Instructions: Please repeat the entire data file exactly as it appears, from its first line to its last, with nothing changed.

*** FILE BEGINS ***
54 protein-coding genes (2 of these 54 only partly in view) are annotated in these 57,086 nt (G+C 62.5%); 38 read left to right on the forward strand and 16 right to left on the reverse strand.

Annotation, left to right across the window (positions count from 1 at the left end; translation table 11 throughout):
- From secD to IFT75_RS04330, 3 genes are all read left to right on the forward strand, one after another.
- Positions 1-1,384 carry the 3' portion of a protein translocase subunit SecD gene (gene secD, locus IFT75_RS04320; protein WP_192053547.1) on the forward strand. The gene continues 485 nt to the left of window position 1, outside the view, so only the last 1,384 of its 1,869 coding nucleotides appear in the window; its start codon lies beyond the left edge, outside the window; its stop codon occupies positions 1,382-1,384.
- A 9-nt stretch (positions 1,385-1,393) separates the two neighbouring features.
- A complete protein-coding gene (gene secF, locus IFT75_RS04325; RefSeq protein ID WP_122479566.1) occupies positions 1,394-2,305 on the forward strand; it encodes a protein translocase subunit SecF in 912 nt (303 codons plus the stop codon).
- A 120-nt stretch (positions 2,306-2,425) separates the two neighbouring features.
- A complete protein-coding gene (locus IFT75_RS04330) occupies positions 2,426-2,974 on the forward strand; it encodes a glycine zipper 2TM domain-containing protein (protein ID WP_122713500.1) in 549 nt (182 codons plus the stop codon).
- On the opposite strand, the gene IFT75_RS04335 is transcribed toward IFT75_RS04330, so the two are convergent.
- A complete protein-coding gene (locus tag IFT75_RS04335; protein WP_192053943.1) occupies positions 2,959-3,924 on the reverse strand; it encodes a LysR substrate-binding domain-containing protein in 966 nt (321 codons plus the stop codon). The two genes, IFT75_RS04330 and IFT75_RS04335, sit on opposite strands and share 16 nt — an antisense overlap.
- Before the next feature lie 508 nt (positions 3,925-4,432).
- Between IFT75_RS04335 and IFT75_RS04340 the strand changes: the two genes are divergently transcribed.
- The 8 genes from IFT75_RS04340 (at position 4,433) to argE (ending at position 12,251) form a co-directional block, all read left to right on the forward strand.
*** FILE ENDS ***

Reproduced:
54 protein-coding genes (2 of these 54 only partly in view) are annotated in these 57,086 nt (G+C 62.5%); 38 read left to right on the forward strand and 16 right to left on the reverse strand.

Annotation, left to right across the window (positions count from 1 at the left end; translation table 11 throughout):
- From secD to IFT75_RS04330, 3 genes are all read left to right on the forward strand, one after another.
- Positions 1-1,384 carry the 3' portion of a protein translocase subunit SecD gene (gene secD, locus IFT75_RS04320; protein WP_192053547.1) on the forward strand. The gene continues 485 nt to the left of window position 1, outside the view, so only the last 1,384 of its 1,869 coding nucleotides appear in the window; its start codon lies beyond the left edge, outside the window; its stop codon occupies positions 1,382-1,384.
- A 9-nt stretch (positions 1,385-1,393) separates the two neighbouring features.
- A complete protein-coding gene (gene secF, locus IFT75_RS04325; RefSeq protein ID WP_122479566.1) occupies positions 1,394-2,305 on the forward strand; it encodes a protein translocase subunit SecF in 912 nt (303 codons plus the stop codon).
- A 120-nt stretch (positions 2,306-2,425) separates the two neighbouring features.
- A complete protein-coding gene (locus IFT75_RS04330) occupies positions 2,426-2,974 on the forward strand; it encodes a glycine zipper 2TM domain-containing protein (protein ID WP_122713500.1) in 549 nt (182 codons plus the stop codon).
- On the opposite strand, the gene IFT75_RS04335 is transcribed toward IFT75_RS04330, so the two are convergent.
- A complete protein-coding gene (locus tag IFT75_RS04335; protein WP_192053943.1) occupies positions 2,959-3,924 on the reverse strand; it encodes a LysR substrate-binding domain-containing protein in 966 nt (321 codons plus the stop codon). The two genes, IFT75_RS04330 and IFT75_RS04335, sit on opposite strands and share 16 nt — an antisense overlap.
- Before the next feature lie 508 nt (positions 3,925-4,432).
- Between IFT75_RS04335 and IFT75_RS04340 the strand changes: the two genes are divergently transcribed.
- The 8 genes from IFT75_RS04340 (at position 4,433) to argE (ending at position 12,251) form a co-directional block, all read left to right on the forward strand.